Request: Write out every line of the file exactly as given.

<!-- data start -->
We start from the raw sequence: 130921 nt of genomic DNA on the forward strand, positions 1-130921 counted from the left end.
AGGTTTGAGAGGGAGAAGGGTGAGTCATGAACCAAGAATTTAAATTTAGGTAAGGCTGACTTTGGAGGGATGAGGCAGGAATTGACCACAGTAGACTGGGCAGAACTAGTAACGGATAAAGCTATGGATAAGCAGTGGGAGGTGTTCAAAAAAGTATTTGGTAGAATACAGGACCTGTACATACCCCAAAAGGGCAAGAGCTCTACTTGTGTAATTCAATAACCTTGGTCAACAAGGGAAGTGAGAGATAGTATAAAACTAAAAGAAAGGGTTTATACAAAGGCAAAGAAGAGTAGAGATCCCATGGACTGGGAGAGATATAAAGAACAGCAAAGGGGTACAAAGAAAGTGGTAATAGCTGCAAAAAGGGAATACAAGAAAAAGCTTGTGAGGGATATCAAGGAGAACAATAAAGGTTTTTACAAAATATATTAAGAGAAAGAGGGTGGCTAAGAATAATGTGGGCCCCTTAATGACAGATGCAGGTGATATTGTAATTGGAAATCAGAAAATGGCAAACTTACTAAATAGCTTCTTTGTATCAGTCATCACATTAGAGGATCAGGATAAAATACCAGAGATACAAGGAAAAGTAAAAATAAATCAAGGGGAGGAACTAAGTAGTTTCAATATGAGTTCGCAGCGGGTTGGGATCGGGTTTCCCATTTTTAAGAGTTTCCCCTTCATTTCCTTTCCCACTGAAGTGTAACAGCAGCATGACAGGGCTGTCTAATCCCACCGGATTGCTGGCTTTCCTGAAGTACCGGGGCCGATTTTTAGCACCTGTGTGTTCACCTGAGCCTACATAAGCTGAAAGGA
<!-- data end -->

We start from the raw sequence: 130921 nt of genomic DNA on the forward strand, positions 1-130921 counted from the left end.
AGGTTTGAGAGGGAGAAGGGTGAGTCATGAACCAAGAATTTAAATTTAGGTAAGGCTGACTTTGGAGGGATGAGGCAGGAATTGACCACAGTAGACTGGGCAGAACTAGTAACGGATAAAGCTATGGATAAGCAGTGGGAGGTGTTCAAAAAAGTATTTGGTAGAATACAGGACCTGTACATACCCCAAAAGGGCAAGAGCTCTACTTGTGTAATTCAATAACCTTGGTCAACAAGGGAAGTGAGAGATAGTATAAAACTAAAAGAAAGGGTTTATACAAAGGCAAAGAAGAGTAGAGATCCCATGGACTGGGAGAGATATAAAGAACAGCAAAGGGGTACAAAGAAAGTGGTAATAGCTGCAAAAAGGGAATACAAGAAAAAGCTTGTGAGGGATATCAAGGAGAACAATAAAGGTTTTTACAAAATATATTAAGAGAAAGAGGGTGGCTAAGAATAATGTGGGCCCCTTAATGACAGATGCAGGTGATATTGTAATTGGAAATCAGAAAATGGCAAACTTACTAAATAGCTTCTTTGTATCAGTCATCACATTAGAGGATCAGGATAAAATACCAGAGATACAAGGAAAAGTAAAAATAAATCAAGGGGAGGAACTAAGTAGTTTCAATATGAGTTCGCAGCGGGTTGGGATCGGGTTTCCCATTTTTAAGAGTTTCCCCTTCATTTCCTTTCCCACTGAAGTGTAACAGCAGCATGACAGGGCTGTCTAATCCCACCGGATTGCTGGCTTTCCTGAAGTACCGGGGCCGATTTTTAGCACCTGTGTGTTCACCTGAGCCTACATAAGCTGAAAGGA